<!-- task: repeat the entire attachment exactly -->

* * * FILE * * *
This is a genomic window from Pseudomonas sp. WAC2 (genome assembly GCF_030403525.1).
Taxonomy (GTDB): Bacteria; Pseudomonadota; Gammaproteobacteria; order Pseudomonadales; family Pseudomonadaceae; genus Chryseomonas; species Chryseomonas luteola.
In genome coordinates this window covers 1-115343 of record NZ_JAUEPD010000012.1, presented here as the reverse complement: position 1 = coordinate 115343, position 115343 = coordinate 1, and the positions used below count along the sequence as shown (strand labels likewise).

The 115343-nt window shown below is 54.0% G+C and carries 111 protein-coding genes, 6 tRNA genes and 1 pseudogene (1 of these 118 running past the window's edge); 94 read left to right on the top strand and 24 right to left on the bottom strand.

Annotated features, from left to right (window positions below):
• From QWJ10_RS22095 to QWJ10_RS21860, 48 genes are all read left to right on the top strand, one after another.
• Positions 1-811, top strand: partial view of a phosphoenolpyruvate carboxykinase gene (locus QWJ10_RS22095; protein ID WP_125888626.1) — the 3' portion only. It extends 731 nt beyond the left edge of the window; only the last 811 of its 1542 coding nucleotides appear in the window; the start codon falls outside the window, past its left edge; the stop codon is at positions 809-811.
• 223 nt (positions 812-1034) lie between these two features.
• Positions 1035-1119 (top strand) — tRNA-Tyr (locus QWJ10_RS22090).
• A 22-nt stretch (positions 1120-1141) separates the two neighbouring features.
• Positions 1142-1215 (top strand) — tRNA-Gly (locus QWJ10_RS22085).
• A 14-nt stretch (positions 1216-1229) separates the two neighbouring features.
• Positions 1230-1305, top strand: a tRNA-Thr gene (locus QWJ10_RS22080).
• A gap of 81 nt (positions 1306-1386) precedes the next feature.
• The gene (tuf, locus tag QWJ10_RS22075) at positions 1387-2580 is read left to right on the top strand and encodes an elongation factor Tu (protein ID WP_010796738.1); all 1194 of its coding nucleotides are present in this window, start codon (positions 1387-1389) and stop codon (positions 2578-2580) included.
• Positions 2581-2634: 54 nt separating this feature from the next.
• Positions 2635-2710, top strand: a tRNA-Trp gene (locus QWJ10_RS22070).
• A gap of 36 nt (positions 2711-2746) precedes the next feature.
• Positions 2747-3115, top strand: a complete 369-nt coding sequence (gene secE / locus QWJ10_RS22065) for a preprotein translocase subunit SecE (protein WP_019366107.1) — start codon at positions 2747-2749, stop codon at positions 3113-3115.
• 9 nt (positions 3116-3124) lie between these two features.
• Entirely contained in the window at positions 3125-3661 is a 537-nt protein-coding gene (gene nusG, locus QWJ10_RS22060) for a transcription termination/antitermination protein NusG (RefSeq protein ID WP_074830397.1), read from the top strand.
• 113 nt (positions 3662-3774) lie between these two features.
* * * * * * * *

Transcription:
This is a genomic window from Pseudomonas sp. WAC2 (genome assembly GCF_030403525.1).
Taxonomy (GTDB): Bacteria; Pseudomonadota; Gammaproteobacteria; order Pseudomonadales; family Pseudomonadaceae; genus Chryseomonas; species Chryseomonas luteola.
In genome coordinates this window covers 1-115343 of record NZ_JAUEPD010000012.1, presented here as the reverse complement: position 1 = coordinate 115343, position 115343 = coordinate 1, and the positions used below count along the sequence as shown (strand labels likewise).

The 115343-nt window shown below is 54.0% G+C and carries 111 protein-coding genes, 6 tRNA genes and 1 pseudogene (1 of these 118 running past the window's edge); 94 read left to right on the top strand and 24 right to left on the bottom strand.

Annotated features, from left to right (window positions below):
• From QWJ10_RS22095 to QWJ10_RS21860, 48 genes are all read left to right on the top strand, one after another.
• Positions 1-811, top strand: partial view of a phosphoenolpyruvate carboxykinase gene (locus QWJ10_RS22095; protein ID WP_125888626.1) — the 3' portion only. It extends 731 nt beyond the left edge of the window; only the last 811 of its 1542 coding nucleotides appear in the window; the start codon falls outside the window, past its left edge; the stop codon is at positions 809-811.
• 223 nt (positions 812-1034) lie between these two features.
• Positions 1035-1119 (top strand) — tRNA-Tyr (locus QWJ10_RS22090).
• A 22-nt stretch (positions 1120-1141) separates the two neighbouring features.
• Positions 1142-1215 (top strand) — tRNA-Gly (locus QWJ10_RS22085).
• A 14-nt stretch (positions 1216-1229) separates the two neighbouring features.
• Positions 1230-1305, top strand: a tRNA-Thr gene (locus QWJ10_RS22080).
• A gap of 81 nt (positions 1306-1386) precedes the next feature.
• The gene (tuf, locus tag QWJ10_RS22075) at positions 1387-2580 is read left to right on the top strand and encodes an elongation factor Tu (protein ID WP_010796738.1); all 1194 of its coding nucleotides are present in this window, start codon (positions 1387-1389) and stop codon (positions 2578-2580) included.
• Positions 2581-2634: 54 nt separating this feature from the next.
• Positions 2635-2710, top strand: a tRNA-Trp gene (locus QWJ10_RS22070).
• A gap of 36 nt (positions 2711-2746) precedes the next feature.
• Positions 2747-3115, top strand: a complete 369-nt coding sequence (gene secE / locus QWJ10_RS22065) for a preprotein translocase subunit SecE (protein WP_019366107.1) — start codon at positions 2747-2749, stop codon at positions 3113-3115.
• 9 nt (positions 3116-3124) lie between these two features.
• Entirely contained in the window at positions 3125-3661 is a 537-nt protein-coding gene (gene nusG, locus QWJ10_RS22060) for a transcription termination/antitermination protein NusG (RefSeq protein ID WP_074830397.1), read from the top strand.
• 113 nt (positions 3662-3774) lie between these two features.